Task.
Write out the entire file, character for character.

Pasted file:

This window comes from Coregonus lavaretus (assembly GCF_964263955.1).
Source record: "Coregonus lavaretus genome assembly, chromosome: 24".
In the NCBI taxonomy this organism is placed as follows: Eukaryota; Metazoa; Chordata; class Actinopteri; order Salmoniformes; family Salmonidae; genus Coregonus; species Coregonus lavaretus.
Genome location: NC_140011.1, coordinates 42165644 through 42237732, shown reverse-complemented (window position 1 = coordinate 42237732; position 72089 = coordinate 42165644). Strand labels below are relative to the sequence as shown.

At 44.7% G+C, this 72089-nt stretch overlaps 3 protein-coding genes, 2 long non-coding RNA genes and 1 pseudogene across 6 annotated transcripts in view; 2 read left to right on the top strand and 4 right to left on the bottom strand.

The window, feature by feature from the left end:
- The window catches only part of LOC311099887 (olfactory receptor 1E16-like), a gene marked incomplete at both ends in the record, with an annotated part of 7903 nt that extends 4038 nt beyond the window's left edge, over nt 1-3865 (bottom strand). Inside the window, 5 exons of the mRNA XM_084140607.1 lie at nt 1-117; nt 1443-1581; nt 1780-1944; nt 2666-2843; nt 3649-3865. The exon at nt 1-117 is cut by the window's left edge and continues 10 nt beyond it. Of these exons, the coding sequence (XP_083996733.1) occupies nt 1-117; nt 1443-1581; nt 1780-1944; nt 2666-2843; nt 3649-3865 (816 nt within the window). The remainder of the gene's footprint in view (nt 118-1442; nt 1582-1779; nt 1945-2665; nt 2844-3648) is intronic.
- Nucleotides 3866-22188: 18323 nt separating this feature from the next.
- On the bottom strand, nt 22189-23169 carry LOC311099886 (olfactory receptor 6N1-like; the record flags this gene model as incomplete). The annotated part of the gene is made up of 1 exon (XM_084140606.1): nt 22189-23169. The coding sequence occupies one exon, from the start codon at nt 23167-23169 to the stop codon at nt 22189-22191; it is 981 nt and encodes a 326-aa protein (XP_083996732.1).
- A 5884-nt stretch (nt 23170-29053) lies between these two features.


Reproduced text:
This window comes from Coregonus lavaretus (assembly GCF_964263955.1).
Source record: "Coregonus lavaretus genome assembly, chromosome: 24".
In the NCBI taxonomy this organism is placed as follows: Eukaryota; Metazoa; Chordata; class Actinopteri; order Salmoniformes; family Salmonidae; genus Coregonus; species Coregonus lavaretus.
Genome location: NC_140011.1, coordinates 42165644 through 42237732, shown reverse-complemented (window position 1 = coordinate 42237732; position 72089 = coordinate 42165644). Strand labels below are relative to the sequence as shown.

At 44.7% G+C, this 72089-nt stretch overlaps 3 protein-coding genes, 2 long non-coding RNA genes and 1 pseudogene across 6 annotated transcripts in view; 2 read left to right on the top strand and 4 right to left on the bottom strand.

The window, feature by feature from the left end:
- The window catches only part of LOC311099887 (olfactory receptor 1E16-like), a gene marked incomplete at both ends in the record, with an annotated part of 7903 nt that extends 4038 nt beyond the window's left edge, over nt 1-3865 (bottom strand). Inside the window, 5 exons of the mRNA XM_084140607.1 lie at nt 1-117; nt 1443-1581; nt 1780-1944; nt 2666-2843; nt 3649-3865. The exon at nt 1-117 is cut by the window's left edge and continues 10 nt beyond it. Of these exons, the coding sequence (XP_083996733.1) occupies nt 1-117; nt 1443-1581; nt 1780-1944; nt 2666-2843; nt 3649-3865 (816 nt within the window). The remainder of the gene's footprint in view (nt 118-1442; nt 1582-1779; nt 1945-2665; nt 2844-3648) is intronic.
- Nucleotides 3866-22188: 18323 nt separating this feature from the next.
- On the bottom strand, nt 22189-23169 carry LOC311099886 (olfactory receptor 6N1-like; the record flags this gene model as incomplete). The annotated part of the gene is made up of 1 exon (XM_084140606.1): nt 22189-23169. The coding sequence occupies one exon, from the start codon at nt 23167-23169 to the stop codon at nt 22189-22191; it is 981 nt and encodes a 326-aa protein (XP_083996732.1).
- A 5884-nt stretch (nt 23170-29053) lies between these two features.